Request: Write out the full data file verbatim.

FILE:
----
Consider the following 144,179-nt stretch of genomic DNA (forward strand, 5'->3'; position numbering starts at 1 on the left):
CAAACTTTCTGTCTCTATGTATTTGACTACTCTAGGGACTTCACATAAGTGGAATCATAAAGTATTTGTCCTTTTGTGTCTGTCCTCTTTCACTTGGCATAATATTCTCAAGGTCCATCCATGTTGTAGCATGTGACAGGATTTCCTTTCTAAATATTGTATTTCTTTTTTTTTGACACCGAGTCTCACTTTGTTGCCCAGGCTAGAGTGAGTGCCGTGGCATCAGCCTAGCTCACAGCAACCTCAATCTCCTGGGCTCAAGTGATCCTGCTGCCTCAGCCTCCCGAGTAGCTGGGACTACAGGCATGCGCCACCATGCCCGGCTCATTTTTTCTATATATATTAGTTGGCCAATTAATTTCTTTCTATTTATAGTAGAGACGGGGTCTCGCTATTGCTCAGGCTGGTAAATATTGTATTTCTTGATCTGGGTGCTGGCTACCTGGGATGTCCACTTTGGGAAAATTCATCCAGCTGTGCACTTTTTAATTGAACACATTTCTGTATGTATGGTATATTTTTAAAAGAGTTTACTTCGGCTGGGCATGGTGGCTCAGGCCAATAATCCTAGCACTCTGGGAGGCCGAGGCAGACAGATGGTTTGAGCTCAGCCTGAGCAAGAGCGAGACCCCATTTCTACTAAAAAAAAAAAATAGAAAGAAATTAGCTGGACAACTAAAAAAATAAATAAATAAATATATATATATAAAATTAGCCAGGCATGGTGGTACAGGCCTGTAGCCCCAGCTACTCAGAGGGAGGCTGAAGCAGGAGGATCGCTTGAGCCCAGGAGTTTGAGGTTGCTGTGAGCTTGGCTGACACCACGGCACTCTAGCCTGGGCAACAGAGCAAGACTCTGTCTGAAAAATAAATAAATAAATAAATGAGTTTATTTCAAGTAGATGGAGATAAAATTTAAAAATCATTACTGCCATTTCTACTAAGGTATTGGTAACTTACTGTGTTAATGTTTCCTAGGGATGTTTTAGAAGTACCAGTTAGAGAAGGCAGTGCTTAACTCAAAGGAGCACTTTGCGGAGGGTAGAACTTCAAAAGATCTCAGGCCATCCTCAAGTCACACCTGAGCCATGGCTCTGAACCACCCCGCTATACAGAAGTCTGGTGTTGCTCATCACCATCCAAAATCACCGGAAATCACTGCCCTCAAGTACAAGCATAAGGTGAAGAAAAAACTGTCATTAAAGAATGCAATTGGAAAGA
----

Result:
Consider the following 144,179-nt stretch of genomic DNA (forward strand, 5'->3'; position numbering starts at 1 on the left):
CAAACTTTCTGTCTCTATGTATTTGACTACTCTAGGGACTTCACATAAGTGGAATCATAAAGTATTTGTCCTTTTGTGTCTGTCCTCTTTCACTTGGCATAATATTCTCAAGGTCCATCCATGTTGTAGCATGTGACAGGATTTCCTTTCTAAATATTGTATTTCTTTTTTTTTGACACCGAGTCTCACTTTGTTGCCCAGGCTAGAGTGAGTGCCGTGGCATCAGCCTAGCTCACAGCAACCTCAATCTCCTGGGCTCAAGTGATCCTGCTGCCTCAGCCTCCCGAGTAGCTGGGACTACAGGCATGCGCCACCATGCCCGGCTCATTTTTTCTATATATATTAGTTGGCCAATTAATTTCTTTCTATTTATAGTAGAGACGGGGTCTCGCTATTGCTCAGGCTGGTAAATATTGTATTTCTTGATCTGGGTGCTGGCTACCTGGGATGTCCACTTTGGGAAAATTCATCCAGCTGTGCACTTTTTAATTGAACACATTTCTGTATGTATGGTATATTTTTAAAAGAGTTTACTTCGGCTGGGCATGGTGGCTCAGGCCAATAATCCTAGCACTCTGGGAGGCCGAGGCAGACAGATGGTTTGAGCTCAGCCTGAGCAAGAGCGAGACCCCATTTCTACTAAAAAAAAAAAATAGAAAGAAATTAGCTGGACAACTAAAAAAATAAATAAATAAATATATATATATAAAATTAGCCAGGCATGGTGGTACAGGCCTGTAGCCCCAGCTACTCAGAGGGAGGCTGAAGCAGGAGGATCGCTTGAGCCCAGGAGTTTGAGGTTGCTGTGAGCTTGGCTGACACCACGGCACTCTAGCCTGGGCAACAGAGCAAGACTCTGTCTGAAAAATAAATAAATAAATAAATGAGTTTATTTCAAGTAGATGGAGATAAAATTTAAAAATCATTACTGCCATTTCTACTAAGGTATTGGTAACTTACTGTGTTAATGTTTCCTAGGGATGTTTTAGAAGTACCAGTTAGAGAAGGCAGTGCTTAACTCAAAGGAGCACTTTGCGGAGGGTAGAACTTCAAAAGATCTCAGGCCATCCTCAAGTCACACCTGAGCCATGGCTCTGAACCACCCCGCTATACAGAAGTCTGGTGTTGCTCATCACCATCCAAAATCACCGGAAATCACTGCCCTCAAGTACAAGCATAAGGTGAAGAAAAAACTGTCATTAAAGAATGCAATTGGAAAGA